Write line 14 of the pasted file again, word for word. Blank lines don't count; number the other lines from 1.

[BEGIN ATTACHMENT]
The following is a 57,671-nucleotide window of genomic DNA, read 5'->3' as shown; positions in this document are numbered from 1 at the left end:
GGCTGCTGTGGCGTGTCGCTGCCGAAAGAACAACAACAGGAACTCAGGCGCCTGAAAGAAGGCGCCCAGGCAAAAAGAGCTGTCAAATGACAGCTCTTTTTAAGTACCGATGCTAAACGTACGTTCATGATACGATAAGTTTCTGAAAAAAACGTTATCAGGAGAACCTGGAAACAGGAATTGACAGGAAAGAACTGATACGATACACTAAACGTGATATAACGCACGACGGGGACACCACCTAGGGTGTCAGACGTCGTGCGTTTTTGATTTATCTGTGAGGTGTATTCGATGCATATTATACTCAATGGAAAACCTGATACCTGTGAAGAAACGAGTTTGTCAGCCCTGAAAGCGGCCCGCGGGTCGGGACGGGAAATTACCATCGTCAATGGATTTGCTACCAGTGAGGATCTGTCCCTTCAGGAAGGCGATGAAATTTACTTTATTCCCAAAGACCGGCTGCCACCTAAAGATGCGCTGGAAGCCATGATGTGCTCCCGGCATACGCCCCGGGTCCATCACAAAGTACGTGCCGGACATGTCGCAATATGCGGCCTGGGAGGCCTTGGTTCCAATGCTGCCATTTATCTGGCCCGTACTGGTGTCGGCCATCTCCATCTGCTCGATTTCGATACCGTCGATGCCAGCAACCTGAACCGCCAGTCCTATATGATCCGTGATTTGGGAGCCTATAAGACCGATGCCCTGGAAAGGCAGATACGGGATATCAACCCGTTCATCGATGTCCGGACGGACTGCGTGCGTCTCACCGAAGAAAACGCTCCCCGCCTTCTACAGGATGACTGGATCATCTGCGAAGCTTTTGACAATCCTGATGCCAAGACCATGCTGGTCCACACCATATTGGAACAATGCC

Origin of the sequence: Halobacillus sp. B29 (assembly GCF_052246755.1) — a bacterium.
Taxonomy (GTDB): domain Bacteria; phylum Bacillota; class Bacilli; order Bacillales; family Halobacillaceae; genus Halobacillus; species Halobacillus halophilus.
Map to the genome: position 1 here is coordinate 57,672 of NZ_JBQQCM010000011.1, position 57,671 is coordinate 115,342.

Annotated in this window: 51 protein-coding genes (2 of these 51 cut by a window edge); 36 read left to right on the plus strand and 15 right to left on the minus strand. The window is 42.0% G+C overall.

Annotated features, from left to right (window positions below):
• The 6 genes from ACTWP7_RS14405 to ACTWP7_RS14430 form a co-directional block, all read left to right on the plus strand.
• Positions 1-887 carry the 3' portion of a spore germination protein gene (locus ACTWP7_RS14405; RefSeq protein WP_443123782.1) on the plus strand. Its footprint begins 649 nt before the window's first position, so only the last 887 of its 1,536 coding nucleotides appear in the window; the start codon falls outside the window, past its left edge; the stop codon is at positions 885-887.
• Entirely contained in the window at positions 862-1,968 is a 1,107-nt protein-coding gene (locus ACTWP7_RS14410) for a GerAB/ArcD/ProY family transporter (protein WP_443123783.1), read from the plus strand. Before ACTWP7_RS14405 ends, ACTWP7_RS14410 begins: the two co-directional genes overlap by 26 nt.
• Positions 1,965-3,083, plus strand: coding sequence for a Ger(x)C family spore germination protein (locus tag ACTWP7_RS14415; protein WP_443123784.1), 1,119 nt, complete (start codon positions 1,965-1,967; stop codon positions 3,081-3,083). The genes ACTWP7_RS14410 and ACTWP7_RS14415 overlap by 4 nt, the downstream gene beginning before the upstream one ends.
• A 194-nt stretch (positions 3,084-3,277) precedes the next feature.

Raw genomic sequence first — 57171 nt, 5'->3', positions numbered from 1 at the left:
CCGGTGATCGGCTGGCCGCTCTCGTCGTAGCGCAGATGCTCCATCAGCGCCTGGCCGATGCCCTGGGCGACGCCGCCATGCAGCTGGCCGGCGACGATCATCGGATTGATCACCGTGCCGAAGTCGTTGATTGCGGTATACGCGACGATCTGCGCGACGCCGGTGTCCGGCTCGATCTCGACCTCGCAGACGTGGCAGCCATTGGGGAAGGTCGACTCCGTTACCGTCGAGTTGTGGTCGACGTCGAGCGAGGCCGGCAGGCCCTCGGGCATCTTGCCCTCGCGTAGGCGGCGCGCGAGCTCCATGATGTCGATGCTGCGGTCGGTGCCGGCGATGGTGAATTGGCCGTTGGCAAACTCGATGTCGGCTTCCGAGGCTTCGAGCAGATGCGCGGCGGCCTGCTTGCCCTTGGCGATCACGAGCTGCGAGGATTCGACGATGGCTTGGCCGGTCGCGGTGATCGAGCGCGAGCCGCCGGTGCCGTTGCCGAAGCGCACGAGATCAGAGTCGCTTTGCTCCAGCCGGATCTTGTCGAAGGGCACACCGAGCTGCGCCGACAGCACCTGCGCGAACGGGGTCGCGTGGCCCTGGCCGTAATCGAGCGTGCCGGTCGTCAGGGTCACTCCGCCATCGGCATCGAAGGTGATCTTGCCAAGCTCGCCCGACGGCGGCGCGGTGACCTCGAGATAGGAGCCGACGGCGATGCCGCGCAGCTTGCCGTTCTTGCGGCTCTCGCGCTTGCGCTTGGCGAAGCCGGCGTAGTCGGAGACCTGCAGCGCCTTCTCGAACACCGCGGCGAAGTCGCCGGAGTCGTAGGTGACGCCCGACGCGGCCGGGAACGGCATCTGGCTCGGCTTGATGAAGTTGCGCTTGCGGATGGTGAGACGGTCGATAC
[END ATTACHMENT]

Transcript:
CCGGTGATCGGCTGGCCGCTCTCGTCGTAGCGCAGATGCTCCATCAGCGCCTGGCCGATGCCCTGGGCGACGCCGCCATGCAGCTGGCCGGCGACGATCATCGGATTGATCACCGTGCCGAAGTCGTTGATTGCGGTATACGCGACGATCTGCGCGACGCCGGTGTCCGGCTCGATCTCGACCTCGCAGACGTGGCAGCCATTGGGGAAGGTCGACTCCGTTACCGTCGAGTTGTGGTCGACGTCGAGCGAGGCCGGCAGGCCCTCGGGCATCTTGCCCTCGCGTAGGCGGCGCGCGAGCTCCATGATGTCGATGCTGCGGTCGGTGCCGGCGATGGTGAATTGGCCGTTGGCAAACTCGATGTCGGCTTCCGAGGCTTCGAGCAGATGCGCGGCGGCCTGCTTGCCCTTGGCGATCACGAGCTGCGAGGATTCGACGATGGCTTGGCCGGTCGCGGTGATCGAGCGCGAGCCGCCGGTGCCGTTGCCGAAGCGCACGAGATCAGAGTCGCTTTGCTCCAGCCGGATCTTGTCGAAGGGCACACCGAGCTGCGCCGACAGCACCTGCGCGAACGGGGTCGCGTGGCCCTGGCCGTAATCGAGCGTGCCGGTCGTCAGGGTCACTCCGCCATCGGCATCGAAGGTGATCTTGCCAAGCTCGCCCGACGGCGGCGCGGTGACCTCGAGATAGGAGCCGACGGCGATGCCGCGCAGCTTGCCGTTCTTGCGGCTCTCGCGCTTGCGCTTGGCGAAGCCGGCGTAGTCGGAGACCTGCAGCGCCTTCTCGAACACCGCGGCGAAGTCGCCGGAGTCGTAGGTGACGCCCGACGCGGCCGGGAACGGCATCTGGCTCGGCTTGATGAAGTTGCGCTTGCGGATGGTGAGACGGTCGATAC